To use the dataset tools you need to configure OAuth with MusicBrainz. Log in to your MusicBrainz account (or create one if needed) and create a new application.

Choose a name (for example, "AcousticBrainz development"), set Type to "Web Application" and set the Callback URL to http://localhost:8080/login/musicbrainz/post

Copy the OAuth Client ID and OAuth Client Secret values to as MUSICBRAINZ_CLIENT_ID and MUSICBRAINZ_CLIENT_SECRET.

You should now be able to use the menu in the top corner of your AcousticBrainz server to log in.

Admin interface

Once you have logged in, you can make your user an admin, by running

./ manage add_admin <your user>

You should now be able to access the admin section at http://localhost:8080/admin

Working with data


Before you import or export data, make sure you understand how docker bind mounts work. The following commands will work if you specify paths in the current directory, but if you want to specify paths somewhere else (e.g. a Downloads or tmp directory) you must specify an additional --mount flag.

AcousticBrainz provides data dumps that you can import into your own server. Latest database dump is available at You need to download full database dump from this page and use it during database initialization:

./ run --rm webserver python2 init_db path_to_the_archive

you can also easily remove existing database before initialization using --force option:

./ run --rm webserver python2 init_db --force path_to_the_archive

or import archive after database is created:

./ run --rm webserver python2 import_data path_to_the_archive

You can also import dumps that you created yourself. This process is described below (see dump full_db command).


There are several ways to export data out of AcousticBrainz server. You can create full database dump or export only low-level and high-level data in JSON format. Both ways support incremental dumping.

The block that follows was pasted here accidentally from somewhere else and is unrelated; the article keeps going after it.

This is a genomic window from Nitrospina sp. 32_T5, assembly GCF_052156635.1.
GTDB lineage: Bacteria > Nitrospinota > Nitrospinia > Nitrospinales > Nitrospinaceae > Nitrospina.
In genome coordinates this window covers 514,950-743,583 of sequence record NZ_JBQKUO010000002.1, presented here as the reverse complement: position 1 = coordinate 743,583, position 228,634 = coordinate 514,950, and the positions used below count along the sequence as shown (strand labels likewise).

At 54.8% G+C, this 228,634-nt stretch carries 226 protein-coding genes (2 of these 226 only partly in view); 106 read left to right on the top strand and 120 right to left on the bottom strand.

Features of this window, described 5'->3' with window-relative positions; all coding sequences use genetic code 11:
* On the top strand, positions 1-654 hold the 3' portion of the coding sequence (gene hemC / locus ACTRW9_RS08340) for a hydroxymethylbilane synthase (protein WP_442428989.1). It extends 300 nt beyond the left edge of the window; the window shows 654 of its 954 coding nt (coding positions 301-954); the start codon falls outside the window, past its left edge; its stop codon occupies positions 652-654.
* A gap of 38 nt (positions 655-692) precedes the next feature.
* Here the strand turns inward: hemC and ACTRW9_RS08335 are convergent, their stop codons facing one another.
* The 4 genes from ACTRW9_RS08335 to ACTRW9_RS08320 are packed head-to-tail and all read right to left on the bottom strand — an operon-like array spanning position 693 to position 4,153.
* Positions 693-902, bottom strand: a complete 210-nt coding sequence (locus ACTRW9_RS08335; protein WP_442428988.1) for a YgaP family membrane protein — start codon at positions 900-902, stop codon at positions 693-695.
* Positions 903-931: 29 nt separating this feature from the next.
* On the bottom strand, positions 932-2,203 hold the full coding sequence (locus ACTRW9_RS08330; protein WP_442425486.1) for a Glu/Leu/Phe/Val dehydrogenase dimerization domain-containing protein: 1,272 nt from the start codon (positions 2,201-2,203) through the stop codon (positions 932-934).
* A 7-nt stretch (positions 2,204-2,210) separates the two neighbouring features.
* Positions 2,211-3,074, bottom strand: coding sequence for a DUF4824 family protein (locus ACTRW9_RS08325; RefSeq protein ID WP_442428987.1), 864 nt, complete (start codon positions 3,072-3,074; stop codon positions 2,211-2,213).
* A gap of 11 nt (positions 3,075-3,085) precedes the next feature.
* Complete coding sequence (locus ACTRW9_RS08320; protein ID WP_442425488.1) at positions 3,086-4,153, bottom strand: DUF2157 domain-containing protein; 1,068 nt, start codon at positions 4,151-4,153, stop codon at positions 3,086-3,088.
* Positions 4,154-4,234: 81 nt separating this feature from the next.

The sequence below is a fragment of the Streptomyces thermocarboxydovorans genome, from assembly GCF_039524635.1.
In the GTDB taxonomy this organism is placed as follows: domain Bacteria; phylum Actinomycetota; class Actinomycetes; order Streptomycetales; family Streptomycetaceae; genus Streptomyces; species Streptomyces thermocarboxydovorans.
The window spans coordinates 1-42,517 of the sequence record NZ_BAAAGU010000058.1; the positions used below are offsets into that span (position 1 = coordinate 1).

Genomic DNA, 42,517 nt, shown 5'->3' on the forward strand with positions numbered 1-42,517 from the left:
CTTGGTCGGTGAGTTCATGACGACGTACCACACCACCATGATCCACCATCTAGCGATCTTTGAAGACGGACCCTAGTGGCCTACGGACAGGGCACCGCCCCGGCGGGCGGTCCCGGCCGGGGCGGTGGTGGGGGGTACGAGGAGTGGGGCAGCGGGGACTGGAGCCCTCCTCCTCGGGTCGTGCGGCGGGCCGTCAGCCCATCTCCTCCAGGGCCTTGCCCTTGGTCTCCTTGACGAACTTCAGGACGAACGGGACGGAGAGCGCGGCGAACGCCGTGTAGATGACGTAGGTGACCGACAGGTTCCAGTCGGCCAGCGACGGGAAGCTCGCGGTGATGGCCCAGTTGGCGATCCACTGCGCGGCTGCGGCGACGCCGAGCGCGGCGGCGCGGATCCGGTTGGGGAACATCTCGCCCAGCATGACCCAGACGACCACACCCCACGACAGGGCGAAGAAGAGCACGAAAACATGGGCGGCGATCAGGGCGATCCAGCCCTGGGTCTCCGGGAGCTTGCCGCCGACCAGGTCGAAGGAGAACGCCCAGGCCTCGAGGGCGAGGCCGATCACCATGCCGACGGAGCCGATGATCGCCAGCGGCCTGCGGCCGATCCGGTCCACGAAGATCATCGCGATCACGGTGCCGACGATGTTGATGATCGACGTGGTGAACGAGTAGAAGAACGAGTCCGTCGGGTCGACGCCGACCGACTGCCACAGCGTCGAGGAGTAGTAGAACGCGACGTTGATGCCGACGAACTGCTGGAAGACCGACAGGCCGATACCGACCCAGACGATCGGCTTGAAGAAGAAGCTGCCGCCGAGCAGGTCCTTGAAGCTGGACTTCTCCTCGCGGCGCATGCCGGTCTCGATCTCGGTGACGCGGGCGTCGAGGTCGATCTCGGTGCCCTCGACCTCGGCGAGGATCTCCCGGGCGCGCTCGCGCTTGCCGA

Full database dump:

./ manage dump full_db

JSON dump:

./ manage dump json

Creates two separate full JSON dumps with low-level and high-level data.

Incremental dumps:

./ manage dump incremental

Creates new incremental dump in three different formats: usual database dump, low-level and high-level JSON.

Previous incremental dumps:

./ manage dump incremental --id 42

Same as another one, but recreates previously created incremental dump.

Test your changes with unit tests

Unit tests are an important part of AcousticBrainz. It helps make it easier for developers to test changes and help prevent easily avoidable mistakes later on. Before commiting new code or making a pull request, run the unit tests on your code.


This will start a set of docker containers separate from your development environment, run the tests, and then stop and remove the containers. To run tests more rapidly without having to bring up and take down containers all the time, you can run each step individually. To bring up containers in the background:

./ -u

Then run your tests when you need with:

./ [optional arguments to pass to py.test]

Stop the test containers with:

./ -s

This will stop but not delete the containers. You can delete the containers with:

./ -d

We use the -p flag to docker-compose to start the test containers as a new project, acousticbrainztest so that containers don't conflict with already running development containers. You can access containers directly while they are running (e.g. with docker exec) with this name (e.g. acousticbrainztest_db_1)

The database has no separate volume for data, this means that any data in the test database will disappear when the containers are deleted (at the end of standalone ./, or after ./ -d)

We forward the port from postgres to localhost:15431, so you can connect to it with psql on your host if you want to inspect the contents of the database.